There are perks to having a ghost; they can be entertaining, helpful even, or the perfect “fall guy” to take the blame when things go wrong.
The ghosts at Loyd Hall in Cheneyville, Louisiana exhibit a certain playfulness. When Philip Jones, former Secretary for the Louisiana Department of Culture and Tourism, prepared to enjoy his formal dinner at Loyd Hall his silverware vanished. Beulah Davis, resident tour guide, confirms the mysterious disappearance.
“It (the silverware) was there as he sat down, but as he started to eat his food he found several pieces missing. I told him that ghosts do exit here.” Jones’ evaluation of the situation is pragmatic. “I realized there probably is a little bit of truth that this house is haunted.” Beulah Davis feels that the ghostly antics are just “their small way of letting you know they are here.”
Out on Deer Island in Biloxi, Mississippi a few locals believe a ghost pops out of the palmetto bushes to scare off visitors. The ghost appears in the form of a headless skeleton.
In a convoluted twist to this haunted legend, there is pirate treasure buried on Deer Island. A certain nameless pirate (Jean Lafitte?) sailed his ship into Biloxi Bay, came upon the deserted island, and stashed his booty. Before departing the pirate captain cut off the head of one of his crew and left his disgruntled spirit to guard the treasure.
As of this writing, no enterprising salvager has successfully bypassed his gruesome ghost and recovered the treasure.
The Crocker Tavern’s ghost is a screamer. Overnight visitors to this pre-Revolutionary War guest house on Cape Cod are not pleased when Aunt Lydia’s screams piece the night and disturb their slumber. In 1874, Lydia Crocker Sturgis inherited the former tavern from her father. Following her death, her ghost lingers on. “She acts like a caretaker,” says former owner Anne Carlson. One day as Anne was supervising the installation of new mattresses, she inadvertently left the door open. “All of a sudden the back door slammed shut. There was no wind . . . it actually locked behind us. I stood there and said, ‘Aunt Lydia, I don’t believe in you . . . but if you approve of what I am doing in running this property then I don’t want to see you again.” As for the screaming, guests hear a female voice yelling “Help me! Help me!” from inside the house. If Aunt Lydia’s spirit is in trouble, sadly no one knows why. One guest wrote an almost glowing review of this vacation hot spot. “The home is utterly charming—a reminder of our rich heritage—except for the ghost.”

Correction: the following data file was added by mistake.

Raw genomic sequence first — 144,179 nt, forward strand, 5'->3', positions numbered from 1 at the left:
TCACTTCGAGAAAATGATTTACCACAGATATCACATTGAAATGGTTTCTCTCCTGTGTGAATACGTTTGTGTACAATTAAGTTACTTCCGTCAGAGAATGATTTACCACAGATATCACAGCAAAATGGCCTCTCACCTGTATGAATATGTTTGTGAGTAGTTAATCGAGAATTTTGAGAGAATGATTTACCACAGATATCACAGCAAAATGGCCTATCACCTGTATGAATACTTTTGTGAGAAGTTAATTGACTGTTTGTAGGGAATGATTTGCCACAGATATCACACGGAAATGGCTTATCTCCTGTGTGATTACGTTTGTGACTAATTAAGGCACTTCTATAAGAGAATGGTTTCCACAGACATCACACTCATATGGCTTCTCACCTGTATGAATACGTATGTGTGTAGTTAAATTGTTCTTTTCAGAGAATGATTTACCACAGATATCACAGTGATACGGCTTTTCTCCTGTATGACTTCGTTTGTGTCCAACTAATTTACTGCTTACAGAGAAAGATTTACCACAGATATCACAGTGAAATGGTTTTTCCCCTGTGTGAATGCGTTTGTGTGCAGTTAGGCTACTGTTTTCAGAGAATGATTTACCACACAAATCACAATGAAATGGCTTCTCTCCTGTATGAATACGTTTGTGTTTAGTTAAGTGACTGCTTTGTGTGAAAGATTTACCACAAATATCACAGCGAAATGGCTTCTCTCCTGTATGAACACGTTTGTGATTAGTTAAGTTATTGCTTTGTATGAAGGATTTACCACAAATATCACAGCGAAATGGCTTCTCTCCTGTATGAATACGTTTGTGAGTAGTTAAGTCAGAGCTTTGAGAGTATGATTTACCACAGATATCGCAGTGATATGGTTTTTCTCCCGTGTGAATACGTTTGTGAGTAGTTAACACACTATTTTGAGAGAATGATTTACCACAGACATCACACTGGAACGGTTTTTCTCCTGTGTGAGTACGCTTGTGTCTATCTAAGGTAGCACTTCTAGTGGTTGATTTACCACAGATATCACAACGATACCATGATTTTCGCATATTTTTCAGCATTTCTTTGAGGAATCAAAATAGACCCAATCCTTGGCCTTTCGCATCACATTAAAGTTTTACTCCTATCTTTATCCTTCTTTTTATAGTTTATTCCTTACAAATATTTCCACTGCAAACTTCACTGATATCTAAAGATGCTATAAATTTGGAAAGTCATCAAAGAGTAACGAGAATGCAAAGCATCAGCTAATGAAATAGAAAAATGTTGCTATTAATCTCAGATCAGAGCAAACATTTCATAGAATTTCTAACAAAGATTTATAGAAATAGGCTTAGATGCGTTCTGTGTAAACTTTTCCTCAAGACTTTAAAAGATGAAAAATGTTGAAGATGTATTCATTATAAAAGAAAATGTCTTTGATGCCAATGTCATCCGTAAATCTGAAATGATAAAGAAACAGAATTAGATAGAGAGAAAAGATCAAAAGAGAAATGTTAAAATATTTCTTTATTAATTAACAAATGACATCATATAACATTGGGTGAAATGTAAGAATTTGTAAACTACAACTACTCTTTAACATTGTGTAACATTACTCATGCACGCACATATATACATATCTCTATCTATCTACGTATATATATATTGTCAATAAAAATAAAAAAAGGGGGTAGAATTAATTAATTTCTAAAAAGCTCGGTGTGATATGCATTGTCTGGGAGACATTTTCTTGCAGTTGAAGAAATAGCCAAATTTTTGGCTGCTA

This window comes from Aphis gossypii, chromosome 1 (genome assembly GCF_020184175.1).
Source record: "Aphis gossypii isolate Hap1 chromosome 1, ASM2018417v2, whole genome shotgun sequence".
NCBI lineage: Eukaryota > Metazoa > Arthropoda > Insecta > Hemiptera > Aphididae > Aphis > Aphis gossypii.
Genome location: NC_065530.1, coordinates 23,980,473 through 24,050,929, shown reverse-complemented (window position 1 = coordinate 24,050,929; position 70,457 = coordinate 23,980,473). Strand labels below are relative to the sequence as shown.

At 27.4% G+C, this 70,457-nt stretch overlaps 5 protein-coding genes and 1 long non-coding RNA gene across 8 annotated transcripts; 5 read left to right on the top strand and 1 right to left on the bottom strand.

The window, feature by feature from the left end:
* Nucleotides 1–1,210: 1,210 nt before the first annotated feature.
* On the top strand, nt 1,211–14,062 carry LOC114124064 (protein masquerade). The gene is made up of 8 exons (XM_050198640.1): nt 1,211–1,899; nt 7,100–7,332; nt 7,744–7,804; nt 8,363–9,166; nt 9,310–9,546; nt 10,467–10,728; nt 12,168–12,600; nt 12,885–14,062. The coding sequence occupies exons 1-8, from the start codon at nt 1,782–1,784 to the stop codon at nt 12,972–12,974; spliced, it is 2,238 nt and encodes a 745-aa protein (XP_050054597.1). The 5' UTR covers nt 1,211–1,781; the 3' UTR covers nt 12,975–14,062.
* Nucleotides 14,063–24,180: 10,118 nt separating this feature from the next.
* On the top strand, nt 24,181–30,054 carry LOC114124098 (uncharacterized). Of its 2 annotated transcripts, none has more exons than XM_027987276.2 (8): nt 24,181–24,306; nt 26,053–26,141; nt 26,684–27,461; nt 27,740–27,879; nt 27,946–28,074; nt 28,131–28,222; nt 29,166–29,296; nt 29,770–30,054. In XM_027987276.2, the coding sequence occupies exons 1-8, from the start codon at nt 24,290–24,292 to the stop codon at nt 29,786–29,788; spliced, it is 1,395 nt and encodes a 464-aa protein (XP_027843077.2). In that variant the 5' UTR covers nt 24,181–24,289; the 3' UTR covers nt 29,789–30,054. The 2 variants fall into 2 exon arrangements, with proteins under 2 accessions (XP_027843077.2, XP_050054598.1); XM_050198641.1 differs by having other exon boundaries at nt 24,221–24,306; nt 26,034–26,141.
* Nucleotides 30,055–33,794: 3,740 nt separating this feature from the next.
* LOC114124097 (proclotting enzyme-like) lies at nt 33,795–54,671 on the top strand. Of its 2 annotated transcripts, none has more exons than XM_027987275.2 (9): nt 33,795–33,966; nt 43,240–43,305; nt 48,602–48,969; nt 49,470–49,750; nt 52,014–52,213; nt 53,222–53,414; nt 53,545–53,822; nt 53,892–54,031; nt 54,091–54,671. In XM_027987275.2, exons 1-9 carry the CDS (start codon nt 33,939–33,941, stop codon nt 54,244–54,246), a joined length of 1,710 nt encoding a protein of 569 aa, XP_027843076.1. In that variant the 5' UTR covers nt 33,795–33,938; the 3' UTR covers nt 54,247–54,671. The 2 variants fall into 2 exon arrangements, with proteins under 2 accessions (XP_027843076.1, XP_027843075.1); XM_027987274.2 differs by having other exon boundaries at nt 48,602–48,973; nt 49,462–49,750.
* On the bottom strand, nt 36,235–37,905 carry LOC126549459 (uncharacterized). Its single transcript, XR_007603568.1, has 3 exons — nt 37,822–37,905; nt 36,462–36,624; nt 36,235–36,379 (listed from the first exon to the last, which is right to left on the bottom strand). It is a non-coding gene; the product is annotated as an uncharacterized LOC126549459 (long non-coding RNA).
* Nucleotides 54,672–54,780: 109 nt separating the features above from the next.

Recent renovations at the 1790 Dr. Wicks House in Falmouth, Massachusetts have disturbed the slumber of the ghost of Julia Swift Wood.
In her will Julia bequeathed her former residence to the Falmouth Historical Society, which opened it for tours. On display are a few of Julia’s favorite possessions including a silver tea set. Each piece is engraved with Julia’s monogram—an S for her maiden name of Swift. Julia’s spirt follows the tours. If someone touches the tea set, Julia steps in, wiping off any offending fingerprints.
Leonard Fuller, tour guide extraordinaire at McRaven House in Vicksburg, Mississippi, is ambivalent about Mary Elizabeth’s ghost. “She diverts our tours. We send the tourists up the back staircase to the old section and tell them to turn left. When I get to the top of the stairs they’re in the bedroom on the right, Mary Elizabeth’s room.
We ask them why, and they say the nice lady told us to come in. We know it’s Mary Elizabeth, who died in childbirth in the bedroom, getting them off track. She likes to torment us a little bit. Sometimes the police will call after we are closed and say every light is on in the house.” Leonard’s eyes flash with a twinkle. “Mary Elizabeth is just having a little fling.”
Like their human counterparts, even adult ghosts revert to childlike antics, act bored, grumpy, possessive, and/or obsessive. Playful and pesky, spirits will continue to find innovative ways to let us know they’re still around.